in it; and the banks rise from twelve hundred to 
fifteen hundred feet above the river in the bottom. 

A curious architectural effect is given to the scene 
by the peculiar form of the canon. The material of 
the country just below the falls is largely composed 
of soft clays, sand, tufa, volcanic ash and breccia, &c , 
v/ith occasional masses (layers or boulders) of basalt 
and other harder rocks. In this soft material the 
agencies of rain, frost, and mountain-streams, have 
wrought effectively. Every little brook or temporary 
stream that spills into the Yellowstone at this point 
from the surrounding highlands has cut a deep notch 
of its own; and between these side-gulches great but 
tresses are left standing in the main canon. These 
would soon be carried away by the surface-sweeping 
agencies mentioned, but for the fact that thc-ir forces 
toward the river are protected by terminal rock- 
masses too hard to be thus disintegrated and removed. 
But their upper surfaces, between these termini and 
the main bank, are sometimes deeply degraded, so 
that the rocky points stand like pinnacles. We went 


out upon one or two of them, first descending some 
what, then traversing a narrow neck (about a yard 
wide, with a precipice on either hand), and then climb 
ing up to the pinnacle. The feat is more perilous in 
appearance than in reality; for the soft, ashy material 
gives excellent footing, and, even if one slipped, one 
might slide to the bottom without injury. Standing 
upon the pinnacle is far more trying to the nerves. 
Here one finds one s self upon a rock not larger than 
a dinner-table, with an almost vertical precipice of 
more than a, thousand feet on three sides, and a slim 
connection with terra firma on the fourth. Most 
people prefer, under the circumstances, to sit down : 
so at least did we, and gathered composure by a brief 
rest, before giving ourselves up to the contemplation 
of one of the most magnificent scenes on earth. 

From our point of observation we command a view 
of several miles of the canon. To the north, it soon- 
disappears by a sharp turn, and penetrates gloomier 
scenes. We can see the black walls that overhang, 
far away, its awful depths. Southward, and beneath 
and around us, there is no gloom, but grandeur 
steeped in glory. A thousand feet below us. the river,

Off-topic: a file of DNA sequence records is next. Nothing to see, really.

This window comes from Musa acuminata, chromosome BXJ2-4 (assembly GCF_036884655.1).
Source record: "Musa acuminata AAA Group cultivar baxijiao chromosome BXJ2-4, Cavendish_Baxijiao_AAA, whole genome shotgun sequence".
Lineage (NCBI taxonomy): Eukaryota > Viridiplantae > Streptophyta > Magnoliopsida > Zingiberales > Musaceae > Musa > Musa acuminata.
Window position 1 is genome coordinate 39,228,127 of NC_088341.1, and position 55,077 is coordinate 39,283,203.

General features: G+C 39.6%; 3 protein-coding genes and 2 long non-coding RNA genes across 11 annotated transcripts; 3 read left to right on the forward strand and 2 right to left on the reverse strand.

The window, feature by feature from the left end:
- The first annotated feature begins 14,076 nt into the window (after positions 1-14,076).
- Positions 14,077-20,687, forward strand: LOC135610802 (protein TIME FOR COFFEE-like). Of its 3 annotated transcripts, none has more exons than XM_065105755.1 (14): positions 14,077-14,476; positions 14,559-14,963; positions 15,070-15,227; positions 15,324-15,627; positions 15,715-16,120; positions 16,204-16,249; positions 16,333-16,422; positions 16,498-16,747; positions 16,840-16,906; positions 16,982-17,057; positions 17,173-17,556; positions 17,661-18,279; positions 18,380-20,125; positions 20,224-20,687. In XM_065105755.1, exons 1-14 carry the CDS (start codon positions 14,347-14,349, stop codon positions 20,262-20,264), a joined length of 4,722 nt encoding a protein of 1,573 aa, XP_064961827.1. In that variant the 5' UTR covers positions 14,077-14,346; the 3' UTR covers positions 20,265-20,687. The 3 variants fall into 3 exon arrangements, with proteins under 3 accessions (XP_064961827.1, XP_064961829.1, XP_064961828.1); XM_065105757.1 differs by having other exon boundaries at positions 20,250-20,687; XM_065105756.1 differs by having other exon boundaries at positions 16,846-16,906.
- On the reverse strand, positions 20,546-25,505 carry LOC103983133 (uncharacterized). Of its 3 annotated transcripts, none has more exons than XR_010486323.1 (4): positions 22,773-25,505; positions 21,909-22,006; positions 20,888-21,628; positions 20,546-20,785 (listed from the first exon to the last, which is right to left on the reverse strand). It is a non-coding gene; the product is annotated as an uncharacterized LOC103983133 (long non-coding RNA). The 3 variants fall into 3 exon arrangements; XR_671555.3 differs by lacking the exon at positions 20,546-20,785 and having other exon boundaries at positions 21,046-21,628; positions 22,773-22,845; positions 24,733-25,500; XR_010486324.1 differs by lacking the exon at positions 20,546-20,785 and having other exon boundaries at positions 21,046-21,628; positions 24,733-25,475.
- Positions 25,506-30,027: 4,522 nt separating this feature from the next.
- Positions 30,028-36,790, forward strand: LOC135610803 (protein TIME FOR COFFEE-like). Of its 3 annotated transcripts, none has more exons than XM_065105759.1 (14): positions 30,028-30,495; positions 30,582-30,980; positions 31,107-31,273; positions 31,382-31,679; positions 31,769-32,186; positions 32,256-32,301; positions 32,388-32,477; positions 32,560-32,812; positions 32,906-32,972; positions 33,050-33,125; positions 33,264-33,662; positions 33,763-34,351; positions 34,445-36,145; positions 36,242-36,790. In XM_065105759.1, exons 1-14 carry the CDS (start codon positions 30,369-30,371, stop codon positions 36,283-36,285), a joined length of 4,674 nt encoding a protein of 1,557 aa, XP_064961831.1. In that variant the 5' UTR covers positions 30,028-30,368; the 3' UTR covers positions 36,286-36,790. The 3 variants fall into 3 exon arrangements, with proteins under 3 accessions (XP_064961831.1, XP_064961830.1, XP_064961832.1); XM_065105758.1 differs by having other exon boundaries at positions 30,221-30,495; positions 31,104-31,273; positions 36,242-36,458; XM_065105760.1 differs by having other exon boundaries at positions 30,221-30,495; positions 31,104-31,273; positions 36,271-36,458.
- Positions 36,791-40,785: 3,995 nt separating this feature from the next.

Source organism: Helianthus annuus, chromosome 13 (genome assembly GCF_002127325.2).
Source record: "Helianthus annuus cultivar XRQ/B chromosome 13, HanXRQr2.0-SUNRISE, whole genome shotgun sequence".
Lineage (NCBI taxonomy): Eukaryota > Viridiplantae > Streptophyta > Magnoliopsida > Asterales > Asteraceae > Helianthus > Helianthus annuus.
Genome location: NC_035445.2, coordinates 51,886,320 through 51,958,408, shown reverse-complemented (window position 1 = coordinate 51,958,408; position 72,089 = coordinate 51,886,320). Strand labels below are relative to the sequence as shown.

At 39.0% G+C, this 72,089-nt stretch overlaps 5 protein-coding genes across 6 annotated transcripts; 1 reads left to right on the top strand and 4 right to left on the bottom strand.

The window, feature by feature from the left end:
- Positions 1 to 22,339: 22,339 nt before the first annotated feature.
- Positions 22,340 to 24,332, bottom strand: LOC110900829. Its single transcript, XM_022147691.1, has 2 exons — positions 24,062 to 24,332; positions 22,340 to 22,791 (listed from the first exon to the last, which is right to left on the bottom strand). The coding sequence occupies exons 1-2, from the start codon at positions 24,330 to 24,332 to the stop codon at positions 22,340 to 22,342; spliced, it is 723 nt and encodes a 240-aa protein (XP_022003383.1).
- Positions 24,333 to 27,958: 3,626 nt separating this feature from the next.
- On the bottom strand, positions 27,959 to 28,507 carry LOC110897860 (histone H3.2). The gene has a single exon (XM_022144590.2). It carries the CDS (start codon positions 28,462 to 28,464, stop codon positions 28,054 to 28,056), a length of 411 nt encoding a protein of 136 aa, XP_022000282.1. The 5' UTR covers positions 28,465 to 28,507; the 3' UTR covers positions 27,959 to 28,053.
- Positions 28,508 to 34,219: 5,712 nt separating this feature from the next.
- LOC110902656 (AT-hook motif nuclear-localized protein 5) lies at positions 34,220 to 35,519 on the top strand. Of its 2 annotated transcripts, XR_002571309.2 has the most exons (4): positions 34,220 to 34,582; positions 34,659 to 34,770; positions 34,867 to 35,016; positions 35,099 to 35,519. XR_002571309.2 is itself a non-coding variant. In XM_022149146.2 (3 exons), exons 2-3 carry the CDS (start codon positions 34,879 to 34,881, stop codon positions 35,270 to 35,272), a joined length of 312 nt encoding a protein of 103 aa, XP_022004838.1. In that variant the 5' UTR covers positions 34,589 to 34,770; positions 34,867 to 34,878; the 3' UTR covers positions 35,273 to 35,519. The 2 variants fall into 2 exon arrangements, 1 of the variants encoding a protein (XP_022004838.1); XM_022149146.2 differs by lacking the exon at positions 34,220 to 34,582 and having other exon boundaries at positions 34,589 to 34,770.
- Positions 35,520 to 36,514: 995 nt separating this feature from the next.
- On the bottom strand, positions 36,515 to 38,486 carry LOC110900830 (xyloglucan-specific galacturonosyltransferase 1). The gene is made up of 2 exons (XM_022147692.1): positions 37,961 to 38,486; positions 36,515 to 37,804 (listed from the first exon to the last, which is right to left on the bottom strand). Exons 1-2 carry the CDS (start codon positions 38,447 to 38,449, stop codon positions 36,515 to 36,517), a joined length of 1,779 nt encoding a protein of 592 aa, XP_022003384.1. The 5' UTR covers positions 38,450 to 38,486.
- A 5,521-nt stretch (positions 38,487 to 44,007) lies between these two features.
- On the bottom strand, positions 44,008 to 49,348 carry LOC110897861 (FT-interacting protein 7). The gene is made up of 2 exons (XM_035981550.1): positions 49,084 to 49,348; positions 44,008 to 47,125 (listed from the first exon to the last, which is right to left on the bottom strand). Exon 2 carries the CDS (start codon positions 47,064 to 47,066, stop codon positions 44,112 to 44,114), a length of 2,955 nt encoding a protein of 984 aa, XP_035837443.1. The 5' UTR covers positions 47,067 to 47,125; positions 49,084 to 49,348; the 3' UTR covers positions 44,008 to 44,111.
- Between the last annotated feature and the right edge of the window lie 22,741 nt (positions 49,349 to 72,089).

tiny in the distance, stretches its ribbon of emerald, 
embroidered with silver foam. The great walls of 
the canon glow with barbaric splendor, in such hues 
as Nature s palette seldom furnishes. The bright 
yellow of the sulphury clay is splashed with blood- 
red stains of iron, and striped here and there with 


black bands of lava. It is the " Schwarz Roth 
Gold" of the ancient German banner, than which 
there never was or will be a more gorgeous blazonry. 
Above it the dark pine-woods finish the picture with 
a green fringe against the bine depths of the sky ; 
and, as the eye ranges up the long line of crested 
pinnacles and shining precipices, it rests at last upon 
the snowy column of the distant cataracts. It is too 
far aw^ay to make its warning heard. This is the 
banquet of the eye, and the ear is not invited. In 
the clear, upper air we approach the perfect stillness 
of which the poet sings, " that lucid interspace 
twixt world and world," where dwell the gods, 

" Nor sound of human sorrow mounts to rnar 
Their secret, everlasting calm." 

To bid farewell to such a scene is like descending 
from the heights of heaven. Precious indeed is the 
memory of so fair a vision, yet blent forever with the 
pain t)f yearning. O silent splendors of solitude ! 
shall we never greet you again? Verily, not as be 
fore; for ye are now part of a National Park, and ye 
have a superintendent, and are speedily to be provided 
with a turnpike and a hotel, and daily stages connect 
ing with the railroad ; and, when \ve revisit you, \vo 
shall pay toll to the man who owns the staircase at 
the pinnacle ; and the fair being who leans upon our 
arm will view the scene through her lorgnette, and 
say it is not so nice as Niagara, and hurry us away. 


ice ! Disconsolate drinkers hung about 
the bar-rooms, sipping insipid cocktails and 
cobblers, or playing "freeze out* in grim 
irony, to decide who should have the first 
lump out of that refrigerant cargo daily expected 
from the North. Butter pathetically , swam about 
on the platters ; cucumbers visibly wilted for disap 
pointed hope ; fresh meat grew prematurely old with 
sorrow ; the ice-cream shebangs shut up their busi 
ness, and all over town might be heard the dia 
bolical chuckle and supercilious snuffle of the tea 
kettles, celebrating the triumph of hot water over 
cold. Even the Templars couldn t stand it. That 
worthy association had no scruples about appropriat 
ing the convivial songs of all ages, and skillfully 
injecting "cold water" into the place originally oc 
cupied by " ruby wine," to adapt them for the uses of 
reform ; but the strongest stomach in the fraternity 


rebelled at the Bacchanalian choruses, " Warm water 
for me!" "Tepid and bright in its liquid light," "In 
the simmering stream our bro\vs we lave, and par 
boil our lips in the crystal wave." For once, the all- 
transforming wand of the Muse of Temperance was 
powerless, and the melodeon of the Lodge "dried 
up." This was the situation at Portland, Or. ; and 
it was, to borrow the most expressive word in the 
Chinook jargon, that ripest fruit of time, product 
of all languages, essence of concentrated speech, it